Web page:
So, we have got our first condition. The trivial solution of the above inequality is the case of square where \(x=y=4\) because then area = perimeter = 16.

Now we have to check for the non-trivial solutions.

Since, \(x+y \geq 8\), we can have the sides of the rectangle as \(x,k-x\) for all \(k \geq 8\)

The perimeter in this case will be equal to \(2k\) and the area will be \(x(k-x)\)

Equating the two, we get

\[x(k-x) = 2k \Rightarrow x^2-kx+2k=0\]

The solutions of the above quadratic equation are given as

\[x = \frac{k \pm \sqrt{k(k-8)}}{2}\]

The above solution always exists since we have \(k \geq 8\)

Thus, we find that there can exist infinitely many rectangles with equal perimeter and area. The dimension of such a rectangle will be given by

For now, I am only able to prove that we cannot always construct a convex regular polygon which has area equal to perimeter.

Suppose we are required to construct a convex regular polygon of area equal to it's perimeter \(P\). Assume that the polygon is of \(n\) sides (it's obvious that \(n \in N\) and \(n\geq 3\)). Then the side length of this polygon will be \(\frac{P}{n}\). Now we simply need to equate the area and perimeter of this polygon to find that

While doing this problem, another interesting thing which I found is that there exists only a unique circle which has it's area equal to perimeter (the one which has radius = \(2\) units)

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## Comments

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TopNewestLet the length and breadth of rectangle be \(x\) and \(y\). Then as per the question we must have

\[xy=2(x+y)\]

By AM-GM inequality we have the result

\[xy \leq \left(\frac{x+y}{2}\right)^2\]

Thus,

\[2(x+y) \leq \left(\frac{x+y}{2}\right)^2 \Rightarrow 8 \leq x+y\]

So, we have got our first condition. The trivial solution of the above inequality is the case of square where \(x=y=4\) because then area = perimeter = 16.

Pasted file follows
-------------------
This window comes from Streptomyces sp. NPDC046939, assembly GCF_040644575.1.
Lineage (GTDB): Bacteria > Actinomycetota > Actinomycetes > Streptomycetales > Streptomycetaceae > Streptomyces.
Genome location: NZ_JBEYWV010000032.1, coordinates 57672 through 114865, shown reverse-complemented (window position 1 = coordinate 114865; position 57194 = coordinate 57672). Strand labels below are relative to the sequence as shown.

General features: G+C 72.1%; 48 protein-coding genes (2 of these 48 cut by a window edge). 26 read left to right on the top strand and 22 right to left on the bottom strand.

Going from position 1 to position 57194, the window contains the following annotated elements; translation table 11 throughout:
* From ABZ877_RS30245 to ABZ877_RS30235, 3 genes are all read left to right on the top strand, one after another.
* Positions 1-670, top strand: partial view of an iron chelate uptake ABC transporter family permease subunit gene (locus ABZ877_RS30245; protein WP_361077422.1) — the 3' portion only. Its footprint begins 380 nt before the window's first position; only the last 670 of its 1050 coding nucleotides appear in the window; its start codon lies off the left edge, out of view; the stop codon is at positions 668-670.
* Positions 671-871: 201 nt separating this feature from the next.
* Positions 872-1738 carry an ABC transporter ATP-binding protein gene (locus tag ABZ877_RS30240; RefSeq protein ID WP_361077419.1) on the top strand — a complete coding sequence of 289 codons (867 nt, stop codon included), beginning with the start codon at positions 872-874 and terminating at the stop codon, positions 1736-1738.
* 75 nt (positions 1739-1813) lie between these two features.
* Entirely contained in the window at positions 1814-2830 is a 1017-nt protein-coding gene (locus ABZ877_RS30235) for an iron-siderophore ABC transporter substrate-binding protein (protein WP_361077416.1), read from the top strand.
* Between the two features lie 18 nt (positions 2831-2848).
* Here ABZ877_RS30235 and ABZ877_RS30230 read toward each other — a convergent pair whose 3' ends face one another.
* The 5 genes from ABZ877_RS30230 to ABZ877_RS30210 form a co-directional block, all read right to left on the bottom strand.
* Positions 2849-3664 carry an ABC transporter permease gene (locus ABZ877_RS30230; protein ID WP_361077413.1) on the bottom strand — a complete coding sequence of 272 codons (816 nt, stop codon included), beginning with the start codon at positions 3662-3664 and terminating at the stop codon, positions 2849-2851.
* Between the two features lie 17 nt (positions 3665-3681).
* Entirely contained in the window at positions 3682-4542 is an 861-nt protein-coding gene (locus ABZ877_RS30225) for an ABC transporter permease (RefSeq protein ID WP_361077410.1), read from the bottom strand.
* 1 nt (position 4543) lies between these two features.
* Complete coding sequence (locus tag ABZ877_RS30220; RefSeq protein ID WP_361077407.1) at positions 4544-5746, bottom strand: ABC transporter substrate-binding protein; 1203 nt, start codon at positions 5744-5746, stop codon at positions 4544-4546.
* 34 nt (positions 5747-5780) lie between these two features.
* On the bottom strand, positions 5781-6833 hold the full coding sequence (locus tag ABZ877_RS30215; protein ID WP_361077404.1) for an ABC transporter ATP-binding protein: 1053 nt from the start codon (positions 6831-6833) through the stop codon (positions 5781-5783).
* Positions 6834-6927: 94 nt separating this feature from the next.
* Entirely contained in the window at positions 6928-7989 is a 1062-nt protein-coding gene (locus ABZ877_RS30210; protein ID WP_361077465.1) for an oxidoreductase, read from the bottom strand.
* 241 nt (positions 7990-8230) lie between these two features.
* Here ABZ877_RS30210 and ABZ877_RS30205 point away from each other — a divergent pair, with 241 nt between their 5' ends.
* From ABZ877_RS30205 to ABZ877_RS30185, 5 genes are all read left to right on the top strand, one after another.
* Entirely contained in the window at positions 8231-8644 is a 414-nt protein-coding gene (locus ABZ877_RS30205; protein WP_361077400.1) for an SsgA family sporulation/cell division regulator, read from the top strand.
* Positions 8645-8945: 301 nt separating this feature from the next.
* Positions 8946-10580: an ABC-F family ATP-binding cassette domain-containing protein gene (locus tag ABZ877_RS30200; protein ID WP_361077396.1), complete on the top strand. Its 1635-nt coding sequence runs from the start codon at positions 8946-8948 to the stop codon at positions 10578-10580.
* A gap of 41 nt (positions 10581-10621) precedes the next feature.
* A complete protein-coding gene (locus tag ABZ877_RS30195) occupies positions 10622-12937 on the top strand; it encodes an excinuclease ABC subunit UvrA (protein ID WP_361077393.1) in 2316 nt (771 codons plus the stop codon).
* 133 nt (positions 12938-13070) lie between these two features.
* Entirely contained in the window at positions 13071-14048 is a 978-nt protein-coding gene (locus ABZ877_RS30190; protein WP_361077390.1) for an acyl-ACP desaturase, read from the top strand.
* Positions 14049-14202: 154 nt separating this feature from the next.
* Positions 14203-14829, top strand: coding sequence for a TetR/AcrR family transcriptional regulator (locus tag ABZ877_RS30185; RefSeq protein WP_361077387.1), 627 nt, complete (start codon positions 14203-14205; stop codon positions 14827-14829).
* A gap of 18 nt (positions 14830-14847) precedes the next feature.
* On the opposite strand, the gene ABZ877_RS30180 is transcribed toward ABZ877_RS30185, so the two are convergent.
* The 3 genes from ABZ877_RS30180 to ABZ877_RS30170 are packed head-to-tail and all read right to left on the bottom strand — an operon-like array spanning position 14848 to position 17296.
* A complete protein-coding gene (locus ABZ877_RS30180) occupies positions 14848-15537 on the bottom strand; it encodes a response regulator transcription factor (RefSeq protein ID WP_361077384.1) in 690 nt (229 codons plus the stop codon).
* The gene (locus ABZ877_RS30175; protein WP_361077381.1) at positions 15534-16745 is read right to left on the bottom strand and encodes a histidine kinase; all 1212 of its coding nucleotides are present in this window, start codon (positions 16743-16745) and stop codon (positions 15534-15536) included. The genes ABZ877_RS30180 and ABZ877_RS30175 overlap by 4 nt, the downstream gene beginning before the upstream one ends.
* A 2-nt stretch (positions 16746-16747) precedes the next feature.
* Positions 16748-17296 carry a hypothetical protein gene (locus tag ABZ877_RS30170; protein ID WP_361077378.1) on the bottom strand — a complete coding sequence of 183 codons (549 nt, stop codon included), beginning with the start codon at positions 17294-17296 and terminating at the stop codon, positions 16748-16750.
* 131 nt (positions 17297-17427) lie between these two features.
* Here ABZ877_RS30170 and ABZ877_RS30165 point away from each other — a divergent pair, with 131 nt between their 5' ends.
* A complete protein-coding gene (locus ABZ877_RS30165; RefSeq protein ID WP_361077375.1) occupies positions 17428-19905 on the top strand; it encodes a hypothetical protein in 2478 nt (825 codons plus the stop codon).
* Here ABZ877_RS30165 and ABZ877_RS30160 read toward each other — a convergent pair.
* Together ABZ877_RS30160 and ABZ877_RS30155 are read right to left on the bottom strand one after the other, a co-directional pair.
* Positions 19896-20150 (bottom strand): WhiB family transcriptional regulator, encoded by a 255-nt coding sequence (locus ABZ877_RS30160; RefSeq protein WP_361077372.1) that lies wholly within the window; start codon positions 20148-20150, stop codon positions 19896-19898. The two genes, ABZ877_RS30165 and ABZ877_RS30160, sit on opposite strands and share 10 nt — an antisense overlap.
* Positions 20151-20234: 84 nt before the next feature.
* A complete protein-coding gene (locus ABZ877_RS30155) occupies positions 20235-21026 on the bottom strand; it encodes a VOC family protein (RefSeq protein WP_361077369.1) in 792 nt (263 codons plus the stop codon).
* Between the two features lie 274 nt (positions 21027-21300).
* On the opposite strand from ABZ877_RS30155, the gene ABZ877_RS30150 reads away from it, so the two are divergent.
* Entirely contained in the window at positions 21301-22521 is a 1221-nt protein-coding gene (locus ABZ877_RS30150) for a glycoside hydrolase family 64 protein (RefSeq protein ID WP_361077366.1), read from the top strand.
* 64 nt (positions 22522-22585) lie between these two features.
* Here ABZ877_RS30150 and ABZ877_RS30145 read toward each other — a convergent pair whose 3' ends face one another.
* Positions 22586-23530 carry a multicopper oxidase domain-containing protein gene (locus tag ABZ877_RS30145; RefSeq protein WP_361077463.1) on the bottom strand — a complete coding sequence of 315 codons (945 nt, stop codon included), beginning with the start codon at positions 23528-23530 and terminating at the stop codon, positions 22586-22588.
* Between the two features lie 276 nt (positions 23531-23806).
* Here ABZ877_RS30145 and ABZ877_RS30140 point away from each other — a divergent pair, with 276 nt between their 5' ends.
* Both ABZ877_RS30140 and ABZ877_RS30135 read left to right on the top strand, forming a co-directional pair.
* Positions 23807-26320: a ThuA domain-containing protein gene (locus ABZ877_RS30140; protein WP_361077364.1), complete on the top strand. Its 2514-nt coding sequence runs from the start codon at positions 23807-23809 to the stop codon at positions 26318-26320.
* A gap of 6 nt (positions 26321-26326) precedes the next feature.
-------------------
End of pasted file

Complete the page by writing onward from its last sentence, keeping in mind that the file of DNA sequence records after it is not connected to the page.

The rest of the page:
Now we have to check for the non-trivial solutions.

Since, \(x+y \geq 8\), we can have the sides of the rectangle as \(x,k-x\) for all \(k \geq 8\)

The perimeter in this case will be equal to \(2k\) and the area will be \(x(k-x)\)

Equating the two, we get

\[x(k-x) = 2k \Rightarrow x^2-kx+2k=0\]

The solutions of the above quadratic equation are given as

\[x = \frac{k \pm \sqrt{k(k-8)}}{2}\]

The above solution always exists since we have \(k \geq 8\)

Thus, we find that there can exist infinitely many rectangles with equal perimeter and area. The dimension of such a rectangle will be given by

\[\frac{\sqrt{k}}{2}\left(\sqrt{k}+\sqrt{k-8}\right)\ \times\ \frac{\sqrt{k}}{2}\left(\sqrt{k}-\sqrt{k-8}\right)\]

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Very nice explanation.

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Thanks. \(\ddot \smile \)

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Given a perimeter, can we always construct a polygon which has area equal to the perimeter?

@Kishlaya Jaiswal

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For now, I am only able to prove that we cannot always construct a convex regular polygon which has area equal to perimeter.

Suppose we are required to construct a convex regular polygon of area equal to it's perimeter \(P\). Assume that the polygon is of \(n\) sides (it's obvious that \(n \in N\) and \(n\geq 3\)). Then the side length of this polygon will be \(\frac{P}{n}\). Now we simply need to equate the area and perimeter of this polygon to find that

\[\frac{n}{4}\left(\frac{P}{n}\right)^2\cot \left(\frac{\pi}{n}\right) = P\] \[\Rightarrow \tan \left(\frac{\pi}{n}\right) = \frac{P}{4n}\]

Also, we notice that because \(x < \tan x \quad \forall x\in \left(0,\frac{\pi}{2}\right)\) so, we get

\[\frac{\pi}{n} < \tan \left(\frac{\pi}{n}\right) = \frac{P}{4n} \Rightarrow P > 4\pi\]

So basically we need to check if there always exists some positive integer \(n\) such that

\[4n\tan\left(\frac{\pi}{n}\right) = P\]

And by graph we see that there doesn't always exists a positive integer solution \(n\).

@Raghav Vaidyanathan While I am working on it, I am just curious to know if you have a general solution?

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I have JEE mains tomorrow man... I'll get back to you on this later. I just asked the question out of nowhere. Don't know solution to it.

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(Btw I am also giving JEE tomorrow.)

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While doing this problem, another interesting thing which I found is that there exists only a unique circle which has it's area equal to perimeter (the one which has radius = \(2\) units)

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